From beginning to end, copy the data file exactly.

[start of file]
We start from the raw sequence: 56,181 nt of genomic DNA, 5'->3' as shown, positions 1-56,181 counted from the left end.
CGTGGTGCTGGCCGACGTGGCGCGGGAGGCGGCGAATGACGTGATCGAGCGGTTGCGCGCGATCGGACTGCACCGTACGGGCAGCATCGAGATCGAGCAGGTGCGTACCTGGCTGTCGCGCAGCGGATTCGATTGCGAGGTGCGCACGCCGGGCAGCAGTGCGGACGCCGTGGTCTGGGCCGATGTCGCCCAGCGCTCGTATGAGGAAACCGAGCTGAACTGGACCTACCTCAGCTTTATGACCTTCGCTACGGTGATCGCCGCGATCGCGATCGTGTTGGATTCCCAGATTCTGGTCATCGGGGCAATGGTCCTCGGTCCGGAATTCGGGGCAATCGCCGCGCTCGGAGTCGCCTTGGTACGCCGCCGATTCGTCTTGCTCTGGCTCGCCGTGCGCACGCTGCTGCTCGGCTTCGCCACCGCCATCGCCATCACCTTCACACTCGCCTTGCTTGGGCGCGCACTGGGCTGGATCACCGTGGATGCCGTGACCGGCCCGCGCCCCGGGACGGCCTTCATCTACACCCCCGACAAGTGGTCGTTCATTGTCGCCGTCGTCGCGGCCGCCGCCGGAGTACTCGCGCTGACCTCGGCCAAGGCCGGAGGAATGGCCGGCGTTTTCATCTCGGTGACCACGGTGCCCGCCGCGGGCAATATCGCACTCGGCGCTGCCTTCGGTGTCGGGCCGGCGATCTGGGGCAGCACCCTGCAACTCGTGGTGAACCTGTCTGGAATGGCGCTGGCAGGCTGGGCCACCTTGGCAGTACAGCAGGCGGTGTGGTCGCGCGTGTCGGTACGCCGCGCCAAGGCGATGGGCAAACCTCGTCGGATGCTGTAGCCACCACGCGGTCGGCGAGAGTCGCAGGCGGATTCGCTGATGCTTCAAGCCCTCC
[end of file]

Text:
We start from the raw sequence: 56,181 nt of genomic DNA, 5'->3' as shown, positions 1-56,181 counted from the left end.
CGTGGTGCTGGCCGACGTGGCGCGGGAGGCGGCGAATGACGTGATCGAGCGGTTGCGCGCGATCGGACTGCACCGTACGGGCAGCATCGAGATCGAGCAGGTGCGTACCTGGCTGTCGCGCAGCGGATTCGATTGCGAGGTGCGCACGCCGGGCAGCAGTGCGGACGCCGTGGTCTGGGCCGATGTCGCCCAGCGCTCGTATGAGGAAACCGAGCTGAACTGGACCTACCTCAGCTTTATGACCTTCGCTACGGTGATCGCCGCGATCGCGATCGTGTTGGATTCCCAGATTCTGGTCATCGGGGCAATGGTCCTCGGTCCGGAATTCGGGGCAATCGCCGCGCTCGGAGTCGCCTTGGTACGCCGCCGATTCGTCTTGCTCTGGCTCGCCGTGCGCACGCTGCTGCTCGGCTTCGCCACCGCCATCGCCATCACCTTCACACTCGCCTTGCTTGGGCGCGCACTGGGCTGGATCACCGTGGATGCCGTGACCGGCCCGCGCCCCGGGACGGCCTTCATCTACACCCCCGACAAGTGGTCGTTCATTGTCGCCGTCGTCGCGGCCGCCGCCGGAGTACTCGCGCTGACCTCGGCCAAGGCCGGAGGAATGGCCGGCGTTTTCATCTCGGTGACCACGGTGCCCGCCGCGGGCAATATCGCACTCGGCGCTGCCTTCGGTGTCGGGCCGGCGATCTGGGGCAGCACCCTGCAACTCGTGGTGAACCTGTCTGGAATGGCGCTGGCAGGCTGGGCCACCTTGGCAGTACAGCAGGCGGTGTGGTCGCGCGTGTCGGTACGCCGCGCCAAGGCGATGGGCAAACCTCGTCGGATGCTGTAGCCACCACGCGGTCGGCGAGAGTCGCAGGCGGATTCGCTGATGCTTCAAGCCCTCC